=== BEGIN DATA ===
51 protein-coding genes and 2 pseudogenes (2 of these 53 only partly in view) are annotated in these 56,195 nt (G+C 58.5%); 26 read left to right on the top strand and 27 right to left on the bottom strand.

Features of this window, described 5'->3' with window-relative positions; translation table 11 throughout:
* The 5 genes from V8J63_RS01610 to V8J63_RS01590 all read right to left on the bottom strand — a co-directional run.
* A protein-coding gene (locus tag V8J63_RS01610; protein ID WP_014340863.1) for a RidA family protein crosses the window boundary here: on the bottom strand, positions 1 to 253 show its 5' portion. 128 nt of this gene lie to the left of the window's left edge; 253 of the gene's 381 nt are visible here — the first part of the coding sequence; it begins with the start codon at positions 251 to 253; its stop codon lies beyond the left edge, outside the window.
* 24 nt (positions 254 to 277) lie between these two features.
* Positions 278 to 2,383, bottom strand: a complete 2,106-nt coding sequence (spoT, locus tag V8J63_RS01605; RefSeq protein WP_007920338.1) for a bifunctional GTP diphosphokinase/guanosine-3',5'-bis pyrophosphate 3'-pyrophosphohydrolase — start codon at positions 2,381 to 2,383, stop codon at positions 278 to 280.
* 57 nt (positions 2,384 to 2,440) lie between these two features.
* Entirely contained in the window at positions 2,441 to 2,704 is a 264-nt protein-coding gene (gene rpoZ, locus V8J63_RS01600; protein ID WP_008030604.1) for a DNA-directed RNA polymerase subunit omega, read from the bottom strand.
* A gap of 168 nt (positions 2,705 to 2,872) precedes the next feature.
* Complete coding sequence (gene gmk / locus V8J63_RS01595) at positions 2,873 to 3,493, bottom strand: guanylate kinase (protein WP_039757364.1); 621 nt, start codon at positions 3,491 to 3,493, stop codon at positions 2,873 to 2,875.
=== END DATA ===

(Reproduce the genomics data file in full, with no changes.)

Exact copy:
51 protein-coding genes and 2 pseudogenes (2 of these 53 only partly in view) are annotated in these 56,195 nt (G+C 58.5%); 26 read left to right on the top strand and 27 right to left on the bottom strand.

Features of this window, described 5'->3' with window-relative positions; translation table 11 throughout:
* The 5 genes from V8J63_RS01610 to V8J63_RS01590 all read right to left on the bottom strand — a co-directional run.
* A protein-coding gene (locus tag V8J63_RS01610; protein ID WP_014340863.1) for a RidA family protein crosses the window boundary here: on the bottom strand, positions 1 to 253 show its 5' portion. 128 nt of this gene lie to the left of the window's left edge; 253 of the gene's 381 nt are visible here — the first part of the coding sequence; it begins with the start codon at positions 251 to 253; its stop codon lies beyond the left edge, outside the window.
* 24 nt (positions 254 to 277) lie between these two features.
* Positions 278 to 2,383, bottom strand: a complete 2,106-nt coding sequence (spoT, locus tag V8J63_RS01605; RefSeq protein WP_007920338.1) for a bifunctional GTP diphosphokinase/guanosine-3',5'-bis pyrophosphate 3'-pyrophosphohydrolase — start codon at positions 2,381 to 2,383, stop codon at positions 278 to 280.
* 57 nt (positions 2,384 to 2,440) lie between these two features.
* Entirely contained in the window at positions 2,441 to 2,704 is a 264-nt protein-coding gene (gene rpoZ, locus V8J63_RS01600; protein ID WP_008030604.1) for a DNA-directed RNA polymerase subunit omega, read from the bottom strand.
* A gap of 168 nt (positions 2,705 to 2,872) precedes the next feature.
* Complete coding sequence (gene gmk / locus V8J63_RS01595) at positions 2,873 to 3,493, bottom strand: guanylate kinase (protein WP_039757364.1); 621 nt, start codon at positions 3,491 to 3,493, stop codon at positions 2,873 to 2,875.